Secondly, there are strong economies of scale to capital which Piketty illustrates using American university endowments. The biggest endowments like Harvard use professional managers and complex strategies for hedging, diversification, and finding unusually lucrative investments. And they make roughly double the return (~10%) as the smallest endowments, which afford virtually no money for management and make do with typical mutual fund returns of 5-6%. Thus inequality grows over time, as the bigger fortunes lose significantly less both to investment mediocrity as well as to consumption.
In addition to the purely structural reasons why, barring catastrophe or specific policy, capital tends to grow and inequality tends to grow along with it, the social pattern follows the pattern of production (or non-production in this case) to also favor capital. The Reagan revolution dramatically lowered rates of taxation, which are now, over most of the country in comprehensive terms, not progressive at all. Estate taxes have been lowered, and managers and financiers been unleashed to prey on working people who thought, for instance, that they were actually buying houses.
But what is the problem with all this anyhow? If some people save while others spend their way to the poor house, shouldn't each get her just reward? One problem is that these rewards take many generations to fully accrue, and it is simply impossible to justify the wealth of those who had no role in building it, even granting for the sake of argument that it was accrued in some virtuous fashion originally. A second problem is about the value of work in the society. If we have a class of essentially parasites who live off of capital, who are in addition the leading demographic of the whole society, that leads to the devaluation of labor and effort. It is not just that the talents of these people (whatever those might be) are lost to the common weal, but that their pinacle position, infects the society generally with an ethic of class over utility.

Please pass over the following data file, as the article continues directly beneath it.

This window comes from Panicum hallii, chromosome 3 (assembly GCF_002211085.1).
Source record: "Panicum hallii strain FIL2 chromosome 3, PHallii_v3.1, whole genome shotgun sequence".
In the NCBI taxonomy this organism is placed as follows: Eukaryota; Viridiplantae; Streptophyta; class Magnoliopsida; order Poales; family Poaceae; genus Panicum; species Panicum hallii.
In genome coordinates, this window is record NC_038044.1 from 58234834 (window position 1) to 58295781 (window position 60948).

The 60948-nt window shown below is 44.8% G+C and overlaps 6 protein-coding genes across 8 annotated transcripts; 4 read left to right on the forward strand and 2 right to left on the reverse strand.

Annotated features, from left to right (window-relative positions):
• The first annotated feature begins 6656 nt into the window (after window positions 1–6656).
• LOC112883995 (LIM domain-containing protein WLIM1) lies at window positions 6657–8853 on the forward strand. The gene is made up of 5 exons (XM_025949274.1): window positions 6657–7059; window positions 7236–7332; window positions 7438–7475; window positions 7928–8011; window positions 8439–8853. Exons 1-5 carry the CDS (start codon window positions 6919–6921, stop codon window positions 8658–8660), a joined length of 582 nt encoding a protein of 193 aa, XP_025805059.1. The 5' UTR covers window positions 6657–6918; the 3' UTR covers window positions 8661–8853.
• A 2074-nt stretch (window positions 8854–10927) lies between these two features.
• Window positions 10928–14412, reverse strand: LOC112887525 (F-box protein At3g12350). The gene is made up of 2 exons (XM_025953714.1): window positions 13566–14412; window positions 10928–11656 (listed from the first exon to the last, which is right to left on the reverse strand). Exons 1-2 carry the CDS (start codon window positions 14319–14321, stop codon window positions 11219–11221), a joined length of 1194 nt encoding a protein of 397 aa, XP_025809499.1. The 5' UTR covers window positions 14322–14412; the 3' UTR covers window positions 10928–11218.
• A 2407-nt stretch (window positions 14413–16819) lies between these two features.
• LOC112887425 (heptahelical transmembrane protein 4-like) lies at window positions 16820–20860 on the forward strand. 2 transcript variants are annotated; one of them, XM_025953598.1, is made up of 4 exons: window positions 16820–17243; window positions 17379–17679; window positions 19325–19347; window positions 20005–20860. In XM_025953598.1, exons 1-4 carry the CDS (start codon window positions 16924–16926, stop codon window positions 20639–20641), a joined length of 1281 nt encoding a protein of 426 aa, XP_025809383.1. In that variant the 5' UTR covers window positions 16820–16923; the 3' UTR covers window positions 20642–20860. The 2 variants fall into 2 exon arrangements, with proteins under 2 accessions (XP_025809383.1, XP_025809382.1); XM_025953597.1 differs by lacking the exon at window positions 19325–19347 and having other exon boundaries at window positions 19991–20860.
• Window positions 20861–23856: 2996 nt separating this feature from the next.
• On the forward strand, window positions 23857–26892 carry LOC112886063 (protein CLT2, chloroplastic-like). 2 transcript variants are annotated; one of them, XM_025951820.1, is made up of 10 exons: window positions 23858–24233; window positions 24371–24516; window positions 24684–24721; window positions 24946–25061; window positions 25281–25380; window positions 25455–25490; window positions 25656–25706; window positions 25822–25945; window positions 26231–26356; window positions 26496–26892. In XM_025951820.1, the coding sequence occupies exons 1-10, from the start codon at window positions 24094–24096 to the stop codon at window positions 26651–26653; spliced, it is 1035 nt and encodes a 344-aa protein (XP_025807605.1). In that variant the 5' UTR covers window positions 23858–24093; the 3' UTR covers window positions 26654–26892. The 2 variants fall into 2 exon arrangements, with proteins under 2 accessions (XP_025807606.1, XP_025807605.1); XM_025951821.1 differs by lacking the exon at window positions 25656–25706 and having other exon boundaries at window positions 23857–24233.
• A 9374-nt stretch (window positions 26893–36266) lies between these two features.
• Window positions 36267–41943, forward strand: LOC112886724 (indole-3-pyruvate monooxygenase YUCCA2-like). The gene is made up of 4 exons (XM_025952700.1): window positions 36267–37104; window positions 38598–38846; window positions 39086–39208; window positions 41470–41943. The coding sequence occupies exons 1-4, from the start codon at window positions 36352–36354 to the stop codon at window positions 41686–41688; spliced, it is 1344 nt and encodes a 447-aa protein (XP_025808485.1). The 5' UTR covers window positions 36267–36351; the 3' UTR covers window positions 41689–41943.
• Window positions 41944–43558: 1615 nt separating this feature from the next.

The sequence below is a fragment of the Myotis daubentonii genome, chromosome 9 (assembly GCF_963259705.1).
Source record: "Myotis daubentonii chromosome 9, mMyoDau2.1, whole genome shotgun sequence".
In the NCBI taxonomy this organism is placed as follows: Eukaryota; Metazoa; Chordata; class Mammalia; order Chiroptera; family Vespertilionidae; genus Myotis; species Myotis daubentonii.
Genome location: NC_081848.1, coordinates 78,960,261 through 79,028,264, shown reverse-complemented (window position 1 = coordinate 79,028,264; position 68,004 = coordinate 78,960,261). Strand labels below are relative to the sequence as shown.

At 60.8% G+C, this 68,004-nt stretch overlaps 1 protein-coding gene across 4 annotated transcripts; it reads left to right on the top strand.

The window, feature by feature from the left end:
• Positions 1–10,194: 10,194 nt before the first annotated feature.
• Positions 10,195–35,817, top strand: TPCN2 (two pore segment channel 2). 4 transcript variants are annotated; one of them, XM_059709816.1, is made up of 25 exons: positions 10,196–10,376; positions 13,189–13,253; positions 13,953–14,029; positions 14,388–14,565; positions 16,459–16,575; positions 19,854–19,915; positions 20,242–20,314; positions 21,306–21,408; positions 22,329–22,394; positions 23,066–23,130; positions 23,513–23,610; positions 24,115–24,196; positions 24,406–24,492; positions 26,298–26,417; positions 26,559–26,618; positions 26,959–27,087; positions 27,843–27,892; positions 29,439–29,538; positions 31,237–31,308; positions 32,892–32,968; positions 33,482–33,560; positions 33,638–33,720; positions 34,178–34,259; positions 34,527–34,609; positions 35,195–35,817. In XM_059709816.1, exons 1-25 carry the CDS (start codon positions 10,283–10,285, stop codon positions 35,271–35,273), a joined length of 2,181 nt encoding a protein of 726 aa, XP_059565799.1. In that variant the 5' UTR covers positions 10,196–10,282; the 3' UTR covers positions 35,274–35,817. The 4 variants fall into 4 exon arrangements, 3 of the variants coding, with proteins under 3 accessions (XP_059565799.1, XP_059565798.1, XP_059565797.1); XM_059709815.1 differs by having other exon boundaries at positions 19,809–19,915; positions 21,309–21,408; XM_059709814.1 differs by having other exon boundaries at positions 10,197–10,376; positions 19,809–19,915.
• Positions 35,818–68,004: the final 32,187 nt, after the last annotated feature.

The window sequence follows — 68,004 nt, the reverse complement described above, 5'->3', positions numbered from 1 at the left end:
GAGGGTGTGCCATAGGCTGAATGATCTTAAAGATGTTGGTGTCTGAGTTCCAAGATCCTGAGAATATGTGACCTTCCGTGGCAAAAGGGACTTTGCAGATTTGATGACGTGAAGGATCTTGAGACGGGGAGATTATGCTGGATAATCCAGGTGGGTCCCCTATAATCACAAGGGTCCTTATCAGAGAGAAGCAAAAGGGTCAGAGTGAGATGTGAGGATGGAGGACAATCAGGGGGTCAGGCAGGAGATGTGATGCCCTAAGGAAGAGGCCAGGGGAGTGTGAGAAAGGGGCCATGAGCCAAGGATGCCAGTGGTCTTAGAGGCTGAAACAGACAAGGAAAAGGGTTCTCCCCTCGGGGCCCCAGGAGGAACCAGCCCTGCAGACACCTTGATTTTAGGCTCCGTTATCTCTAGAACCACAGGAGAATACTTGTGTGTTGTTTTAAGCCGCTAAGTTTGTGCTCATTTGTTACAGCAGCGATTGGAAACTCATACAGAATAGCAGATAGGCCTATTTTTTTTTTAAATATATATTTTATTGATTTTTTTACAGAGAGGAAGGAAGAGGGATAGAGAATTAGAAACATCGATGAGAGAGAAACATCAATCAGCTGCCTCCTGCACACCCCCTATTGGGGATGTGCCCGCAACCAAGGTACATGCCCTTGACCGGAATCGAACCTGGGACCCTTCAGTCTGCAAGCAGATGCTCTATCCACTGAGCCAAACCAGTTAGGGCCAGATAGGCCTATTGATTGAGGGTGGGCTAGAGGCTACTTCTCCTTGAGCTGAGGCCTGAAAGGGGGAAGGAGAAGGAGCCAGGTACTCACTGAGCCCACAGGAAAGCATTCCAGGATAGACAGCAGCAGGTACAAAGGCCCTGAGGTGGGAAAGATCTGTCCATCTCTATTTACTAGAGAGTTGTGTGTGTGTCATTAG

Returning to the mid-twentieth century, growth rates were extremely high, the social ethos was egalitarian and public-spirited, an historically unique middle class took hold, and the top tax bracket in the US was near 90%. Were companies managed better then, or now? I think they were managed better then, with a more balanced sense of stakeholders, and less intense focus on the short-term stock price. Certainly, US companies did very well in those days, without paying their managers obscenely. And this was a conscious social policy borne of the Depression, war, and slightly left-tinged social consciousness of the day- that extremely high pay to managers was obscene and economically counter-productive, thus should be strongly discouraged by way of confiscatory taxes. High tax rates also applied to estates, with no obvious detriment to our way of life. Equality turns out to be good economic as well as social policy.
But the causes, other than progressivism, were highly unusual conditions, (Depression, war), not ones that we want to see again. And sure enough, we are headed into what Piketty shows are historically normal conditions, where the top 10% own 70% of all wealth, the top 1% own 35 to 50%, and the bottom 50% own nothing. Someone like Bill Gates can't possibly spend his fortune, and seems to be unable to give it away fast enough. It just grows and grows, gobbling up more shares of global income and wealth. Were he interested in politics, we would have a very serious problem on our hands.
Next week, we will continue, considering Piketty's recommendations of what to do about it.
- More ways to blame the victim, and avoid the real work of redistribution.
- Most (good) governments do more redistribution than we do.
- Rent and position in the corporation.
- Inequality is corrosive, even morally obnoxious.
- Monetary ideology and class war, continued. Continued...
- ... Mixed with southern revanchism, continued.
- Active government is the key to development.
- But should regulators be for sale?
- Not only is governance a significant void (or free-for-all) in Islam, so is any definitive interpretation of Sharia more generally, for fear of supplanting Muhammed.
- Economic image of the week: The art formerly called currency in Zimbabwe.